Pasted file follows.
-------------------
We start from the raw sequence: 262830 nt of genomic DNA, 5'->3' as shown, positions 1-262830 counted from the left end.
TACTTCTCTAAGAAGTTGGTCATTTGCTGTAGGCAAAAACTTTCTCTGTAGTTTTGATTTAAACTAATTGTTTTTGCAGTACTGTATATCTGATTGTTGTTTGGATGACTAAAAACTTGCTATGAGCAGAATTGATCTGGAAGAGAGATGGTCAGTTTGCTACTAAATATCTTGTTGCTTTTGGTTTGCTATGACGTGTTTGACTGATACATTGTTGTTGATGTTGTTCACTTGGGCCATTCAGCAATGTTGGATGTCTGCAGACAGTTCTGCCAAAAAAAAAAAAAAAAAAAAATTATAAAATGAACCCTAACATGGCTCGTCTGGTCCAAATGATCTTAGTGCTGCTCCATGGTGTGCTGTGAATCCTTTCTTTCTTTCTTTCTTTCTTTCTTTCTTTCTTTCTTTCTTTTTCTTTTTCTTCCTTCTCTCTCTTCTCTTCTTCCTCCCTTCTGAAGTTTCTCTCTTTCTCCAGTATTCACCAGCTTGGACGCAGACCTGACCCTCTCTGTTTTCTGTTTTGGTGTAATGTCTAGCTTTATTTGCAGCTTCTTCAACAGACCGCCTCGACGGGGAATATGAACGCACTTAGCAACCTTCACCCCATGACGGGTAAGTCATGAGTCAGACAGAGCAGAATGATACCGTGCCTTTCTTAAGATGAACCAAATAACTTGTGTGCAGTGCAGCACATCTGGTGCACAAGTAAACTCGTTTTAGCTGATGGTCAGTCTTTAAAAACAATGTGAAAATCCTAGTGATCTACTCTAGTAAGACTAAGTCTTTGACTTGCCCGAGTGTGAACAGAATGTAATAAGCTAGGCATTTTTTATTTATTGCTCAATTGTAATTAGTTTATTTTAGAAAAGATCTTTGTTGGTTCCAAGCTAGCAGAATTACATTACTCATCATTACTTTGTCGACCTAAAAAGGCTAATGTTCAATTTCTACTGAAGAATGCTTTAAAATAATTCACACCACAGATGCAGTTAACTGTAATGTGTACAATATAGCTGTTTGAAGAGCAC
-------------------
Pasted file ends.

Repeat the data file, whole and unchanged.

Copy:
We start from the raw sequence: 262830 nt of genomic DNA, 5'->3' as shown, positions 1-262830 counted from the left end.
TACTTCTCTAAGAAGTTGGTCATTTGCTGTAGGCAAAAACTTTCTCTGTAGTTTTGATTTAAACTAATTGTTTTTGCAGTACTGTATATCTGATTGTTGTTTGGATGACTAAAAACTTGCTATGAGCAGAATTGATCTGGAAGAGAGATGGTCAGTTTGCTACTAAATATCTTGTTGCTTTTGGTTTGCTATGACGTGTTTGACTGATACATTGTTGTTGATGTTGTTCACTTGGGCCATTCAGCAATGTTGGATGTCTGCAGACAGTTCTGCCAAAAAAAAAAAAAAAAAAAAATTATAAAATGAACCCTAACATGGCTCGTCTGGTCCAAATGATCTTAGTGCTGCTCCATGGTGTGCTGTGAATCCTTTCTTTCTTTCTTTCTTTCTTTCTTTCTTTCTTTCTTTCTTTTTCTTTTTCTTCCTTCTCTCTCTTCTCTTCTTCCTCCCTTCTGAAGTTTCTCTCTTTCTCCAGTATTCACCAGCTTGGACGCAGACCTGACCCTCTCTGTTTTCTGTTTTGGTGTAATGTCTAGCTTTATTTGCAGCTTCTTCAACAGACCGCCTCGACGGGGAATATGAACGCACTTAGCAACCTTCACCCCATGACGGGTAAGTCATGAGTCAGACAGAGCAGAATGATACCGTGCCTTTCTTAAGATGAACCAAATAACTTGTGTGCAGTGCAGCACATCTGGTGCACAAGTAAACTCGTTTTAGCTGATGGTCAGTCTTTAAAAACAATGTGAAAATCCTAGTGATCTACTCTAGTAAGACTAAGTCTTTGACTTGCCCGAGTGTGAACAGAATGTAATAAGCTAGGCATTTTTTATTTATTGCTCAATTGTAATTAGTTTATTTTAGAAAAGATCTTTGTTGGTTCCAAGCTAGCAGAATTACATTACTCATCATTACTTTGTCGACCTAAAAAGGCTAATGTTCAATTTCTACTGAAGAATGCTTTAAAATAATTCACACCACAGATGCAGTTAACTGTAATGTGTACAATATAGCTGTTTGAAGAGCAC